Message from the Dean
A School of Management with global aspirations built upon a foundation of science and technology
The Tokyo University of Science School of Management has proudly cultivated a reputation as one of the leading schools of management undertaking education and research which integrate the arts and sciences. In the nearly thirty years since its founding, the School of Management has produced graduates that have gone on to find success across the academic world and a multitude of industries in the public and private sectors.
The School of Management is comprised of three departments: the Department of Management, the Department of Business Economics and, since April 2021, the Department of International Digital and Design Management. The Department of Management is the most similar to other Japanese universities’ departments of management in terms of the content covered, i.e., management strategy, accounting/finance and marketing, but it addresses them from a thoroughly numerical/quantitative and empirical perspective. The Department of Business Economics emphasizes rigorous scientific analysis and a foundation of theoretical economics and econometrics essential for business management and, based on this, explores more theoretical/mathematical topics, such as game theory, operations research, finance and other decisions science, artificial intelligence and big data-driven data science. Complementing the formal academism of the aforementioned two departments, the Department of International Digital and Design Management builds upon business administration with a three-track emphasis on “design,” “digital” and “international” education in order to cultivate creativity and practical skills applicable to new business creation and addressing the challenges facing society.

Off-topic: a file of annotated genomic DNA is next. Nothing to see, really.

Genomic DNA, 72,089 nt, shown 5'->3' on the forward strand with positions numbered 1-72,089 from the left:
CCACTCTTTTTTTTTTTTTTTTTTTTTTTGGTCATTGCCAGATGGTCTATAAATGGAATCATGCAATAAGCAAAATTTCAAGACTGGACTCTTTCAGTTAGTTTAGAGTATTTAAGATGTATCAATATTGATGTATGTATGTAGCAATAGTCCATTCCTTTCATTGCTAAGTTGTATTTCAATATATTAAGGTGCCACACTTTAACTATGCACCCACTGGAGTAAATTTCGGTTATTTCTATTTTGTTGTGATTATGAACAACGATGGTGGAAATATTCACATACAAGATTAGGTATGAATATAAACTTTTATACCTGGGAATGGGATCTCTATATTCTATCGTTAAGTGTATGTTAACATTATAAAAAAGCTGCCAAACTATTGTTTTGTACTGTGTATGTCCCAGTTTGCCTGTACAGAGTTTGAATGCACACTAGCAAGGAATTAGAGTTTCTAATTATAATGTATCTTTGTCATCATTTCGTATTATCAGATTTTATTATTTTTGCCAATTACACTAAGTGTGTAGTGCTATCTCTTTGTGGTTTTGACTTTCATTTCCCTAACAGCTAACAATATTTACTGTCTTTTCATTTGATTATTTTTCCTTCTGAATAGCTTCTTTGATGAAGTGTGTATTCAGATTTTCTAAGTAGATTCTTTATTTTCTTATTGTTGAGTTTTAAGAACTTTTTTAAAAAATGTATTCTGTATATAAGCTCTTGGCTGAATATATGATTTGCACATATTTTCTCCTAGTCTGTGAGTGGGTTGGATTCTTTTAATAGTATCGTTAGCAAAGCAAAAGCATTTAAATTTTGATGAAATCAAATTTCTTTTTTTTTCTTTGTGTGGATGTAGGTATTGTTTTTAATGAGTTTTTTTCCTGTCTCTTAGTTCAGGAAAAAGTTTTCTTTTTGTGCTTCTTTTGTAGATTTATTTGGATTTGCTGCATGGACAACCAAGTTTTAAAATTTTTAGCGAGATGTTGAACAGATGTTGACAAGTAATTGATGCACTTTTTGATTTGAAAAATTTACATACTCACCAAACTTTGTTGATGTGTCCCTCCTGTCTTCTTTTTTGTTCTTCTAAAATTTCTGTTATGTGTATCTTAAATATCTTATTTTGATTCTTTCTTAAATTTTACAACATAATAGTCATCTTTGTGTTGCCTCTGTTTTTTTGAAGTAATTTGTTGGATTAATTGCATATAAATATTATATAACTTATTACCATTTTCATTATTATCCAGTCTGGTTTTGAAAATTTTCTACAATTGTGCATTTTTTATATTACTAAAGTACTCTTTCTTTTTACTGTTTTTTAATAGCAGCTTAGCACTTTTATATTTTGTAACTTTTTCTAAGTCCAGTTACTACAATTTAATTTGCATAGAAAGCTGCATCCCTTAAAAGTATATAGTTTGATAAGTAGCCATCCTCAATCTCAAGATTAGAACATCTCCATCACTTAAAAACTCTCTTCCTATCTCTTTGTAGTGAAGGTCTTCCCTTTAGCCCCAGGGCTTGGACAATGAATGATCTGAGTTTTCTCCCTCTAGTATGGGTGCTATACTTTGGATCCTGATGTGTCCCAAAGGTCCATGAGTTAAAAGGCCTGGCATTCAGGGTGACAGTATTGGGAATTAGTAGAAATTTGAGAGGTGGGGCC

The fact that “mathematics” is part of the admissions requirements for all three departments communicates the School of Management’s view that tomorrow’s business managers will need to be versed in mathematics and applicants should therefore equip themselves with the relevant mathematical skills. “Japanese spirit with Western learning” was one of the rallying cries popular during the era of reform which followed the Meiji Restoration; however, during this era of great upheaval and change on a global scale, Japan’s ability to adapt to new paradigms of “science” and the “humanities” appears lacking. The Tokyo University of Science School of Management therefore seeks to cultivate students who possess “a cultured spirit with a scientific mind” or, perhaps, “a scientific spirit with a cultured mind.” I believe that we are training the future business management professionals who will operate within this (assumed but yet to materialize) new cultural context from which successor theories to Lanchester strategy and the Black–Scholes theory will arise and quantum computers, the Singularity and other developments will expand the frontiers of inquiry.
By studying at the Tokyo University of Science School of Management, you, too, can be a part of the movement towards “a cultured spirit with scientific learning” or, perhaps, “a scientific spirit with cultured learning.”